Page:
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MediaClipings :End child marriage for healthy, prosperous lives: Activists

End child marriage for healthy, prosperous lives: Activists

Elly Burhaini Faizal,, Jakarta | National | Sun, November 01 2015, 4:38 PM
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Changing a traditional practice like child marriage may seem daunting, especially when such marriages are considered acceptable in a group or society. However, that is the aim of activists from Indonesian family planning and reproductive health civil groups.

Indonesia Planned Parenthood Association (PKBI) executive director Chatarina Wahyurini has taken on the challenge of eliminating the practice in Indonesia, a country with a relatively high prevalence of child marriage, where young girls may be offered for marriage to settle economic difficulties in their families.

“It is our goal to continue to build public awareness of the dangers of child marriage. We are striving to build common commitments with related parties to save our children from early marriages,” Chatarina said at a recent journalists’ workshop on family planning and reproductive health, held by the PKBI with support from the Alliance of Independent Journalists (AJI).

The PKBI is part of the Indonesian Coalition to End Child Marriage (Koalisi 18+), a social movement that aims to stop child marriage and forced marriage of young people. In its latest move, Koalisi 18+ filed a judicial review against Law No. 1/1974 on marriage, specifically Article 7 (1), which sets the minimum age of marriage for females at 16.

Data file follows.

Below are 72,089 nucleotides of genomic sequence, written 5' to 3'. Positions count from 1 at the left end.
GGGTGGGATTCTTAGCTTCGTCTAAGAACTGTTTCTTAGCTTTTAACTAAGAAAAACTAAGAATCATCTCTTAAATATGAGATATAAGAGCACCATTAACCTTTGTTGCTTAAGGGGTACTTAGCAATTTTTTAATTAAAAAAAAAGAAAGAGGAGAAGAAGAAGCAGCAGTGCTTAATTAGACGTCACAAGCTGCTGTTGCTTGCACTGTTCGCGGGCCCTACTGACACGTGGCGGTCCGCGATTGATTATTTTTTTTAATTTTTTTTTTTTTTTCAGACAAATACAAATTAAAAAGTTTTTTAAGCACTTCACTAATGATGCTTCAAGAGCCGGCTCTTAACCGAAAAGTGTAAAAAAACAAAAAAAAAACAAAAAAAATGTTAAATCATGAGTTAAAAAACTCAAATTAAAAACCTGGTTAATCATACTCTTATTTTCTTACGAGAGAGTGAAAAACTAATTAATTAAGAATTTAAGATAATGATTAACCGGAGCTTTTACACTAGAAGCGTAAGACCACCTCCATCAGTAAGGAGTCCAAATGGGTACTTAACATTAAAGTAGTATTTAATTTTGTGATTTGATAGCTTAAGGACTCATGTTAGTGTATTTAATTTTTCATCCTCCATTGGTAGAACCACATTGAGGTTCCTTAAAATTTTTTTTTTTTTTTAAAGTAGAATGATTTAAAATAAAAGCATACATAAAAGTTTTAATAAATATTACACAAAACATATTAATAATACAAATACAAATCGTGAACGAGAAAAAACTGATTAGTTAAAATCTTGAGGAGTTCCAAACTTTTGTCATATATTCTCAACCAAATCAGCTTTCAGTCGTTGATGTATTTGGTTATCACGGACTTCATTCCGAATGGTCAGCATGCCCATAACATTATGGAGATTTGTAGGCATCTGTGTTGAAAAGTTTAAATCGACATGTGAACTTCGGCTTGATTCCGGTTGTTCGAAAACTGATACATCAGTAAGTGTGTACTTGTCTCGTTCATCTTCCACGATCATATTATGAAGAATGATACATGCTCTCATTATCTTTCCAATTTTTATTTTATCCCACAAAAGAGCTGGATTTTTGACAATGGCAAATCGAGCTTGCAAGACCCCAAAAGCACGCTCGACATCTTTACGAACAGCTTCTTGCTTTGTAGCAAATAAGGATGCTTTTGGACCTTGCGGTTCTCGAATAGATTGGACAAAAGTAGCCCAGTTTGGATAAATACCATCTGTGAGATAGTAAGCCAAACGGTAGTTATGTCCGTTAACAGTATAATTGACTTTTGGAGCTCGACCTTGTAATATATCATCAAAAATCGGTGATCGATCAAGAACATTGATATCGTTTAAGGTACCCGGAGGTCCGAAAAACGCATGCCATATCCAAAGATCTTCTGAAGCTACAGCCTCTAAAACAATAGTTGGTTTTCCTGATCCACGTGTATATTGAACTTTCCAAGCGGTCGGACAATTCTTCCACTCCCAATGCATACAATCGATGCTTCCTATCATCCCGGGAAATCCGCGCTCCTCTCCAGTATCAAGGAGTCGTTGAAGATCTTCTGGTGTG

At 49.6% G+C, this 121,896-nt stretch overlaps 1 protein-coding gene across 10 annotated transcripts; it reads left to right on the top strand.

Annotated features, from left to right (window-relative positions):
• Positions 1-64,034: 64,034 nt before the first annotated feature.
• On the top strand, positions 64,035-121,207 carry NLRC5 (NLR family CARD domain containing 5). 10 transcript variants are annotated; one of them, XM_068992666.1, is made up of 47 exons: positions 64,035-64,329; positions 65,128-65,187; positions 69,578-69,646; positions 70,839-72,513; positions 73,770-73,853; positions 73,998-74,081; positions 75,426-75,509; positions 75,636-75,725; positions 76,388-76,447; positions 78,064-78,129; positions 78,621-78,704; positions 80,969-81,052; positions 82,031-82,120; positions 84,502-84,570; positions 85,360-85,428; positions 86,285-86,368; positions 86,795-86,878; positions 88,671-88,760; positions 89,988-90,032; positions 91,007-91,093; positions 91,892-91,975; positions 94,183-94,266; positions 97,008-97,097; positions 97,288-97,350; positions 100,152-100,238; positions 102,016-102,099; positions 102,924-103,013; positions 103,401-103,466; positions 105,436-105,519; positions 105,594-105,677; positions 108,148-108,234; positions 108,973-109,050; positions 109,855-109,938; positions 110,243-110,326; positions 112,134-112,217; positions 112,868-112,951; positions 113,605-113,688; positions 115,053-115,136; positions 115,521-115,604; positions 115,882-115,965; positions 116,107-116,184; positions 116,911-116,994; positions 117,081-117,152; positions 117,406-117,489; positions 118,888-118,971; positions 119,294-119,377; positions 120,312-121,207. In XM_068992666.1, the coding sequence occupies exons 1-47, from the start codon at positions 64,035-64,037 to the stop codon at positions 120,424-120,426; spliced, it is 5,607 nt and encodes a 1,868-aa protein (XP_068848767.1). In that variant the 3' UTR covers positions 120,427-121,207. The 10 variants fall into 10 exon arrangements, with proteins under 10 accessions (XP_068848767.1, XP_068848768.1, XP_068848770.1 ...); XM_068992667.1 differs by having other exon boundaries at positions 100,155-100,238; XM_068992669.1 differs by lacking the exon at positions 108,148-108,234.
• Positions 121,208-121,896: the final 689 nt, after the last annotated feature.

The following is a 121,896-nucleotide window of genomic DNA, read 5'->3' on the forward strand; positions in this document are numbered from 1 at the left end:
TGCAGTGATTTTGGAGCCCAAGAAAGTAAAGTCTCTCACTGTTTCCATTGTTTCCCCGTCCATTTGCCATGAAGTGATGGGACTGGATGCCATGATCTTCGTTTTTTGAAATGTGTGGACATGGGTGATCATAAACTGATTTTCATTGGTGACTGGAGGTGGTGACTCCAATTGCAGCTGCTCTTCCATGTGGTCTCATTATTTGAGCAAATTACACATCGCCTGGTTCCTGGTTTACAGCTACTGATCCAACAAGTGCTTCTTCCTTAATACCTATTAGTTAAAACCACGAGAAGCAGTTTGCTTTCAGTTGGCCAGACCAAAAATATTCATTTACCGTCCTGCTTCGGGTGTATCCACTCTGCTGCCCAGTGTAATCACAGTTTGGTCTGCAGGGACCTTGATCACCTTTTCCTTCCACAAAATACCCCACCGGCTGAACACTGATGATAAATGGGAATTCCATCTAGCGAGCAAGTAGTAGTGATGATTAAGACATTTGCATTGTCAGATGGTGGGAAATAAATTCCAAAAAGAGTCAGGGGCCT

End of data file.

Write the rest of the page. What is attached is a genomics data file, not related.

In a hearing on June 18, the Constitutional Court rejected the review, saying there was no guarantee that increasing the minimum age of marriage to 18 years would reduce divorce cases, alleviate health problems or minimize other social problems affecting women. The court’s rejection led to a public outcry.
“Early marriage leads to girls dropping out of school, impeding their hopes to live happier and more prosperous lives. Child marriage also has many effects on girls’ reproductive health, in which they may suffer dangerous complications during pregnancy and childbirth,” Chatarina said.

According to data from UNICEF Indonesia, one in six young people in Indonesia is married before the age of 18, totaling 340,000 every year. Meanwhile, 50,000 girls are married before they are 15 years old.
Chatarina said the practice would likely burden Indonesia’s efforts to achieve the Sustainable Development Goals (SDGs), which target a decline in the global maternal mortality ratio to less than 70 per 100,000 live births by 2030.

The activist said the goal would be difficult to achieve as Indonesia’s maternal mortality rate currently stands at 359 per 100,000 live births.
“Could we reduce our maternal mortality rate to fewer than 70 per 100,000 live births? This goal is too ambitious, I think. Still, it is possible for us to achieve it if we all can move together,” Chatarina said.
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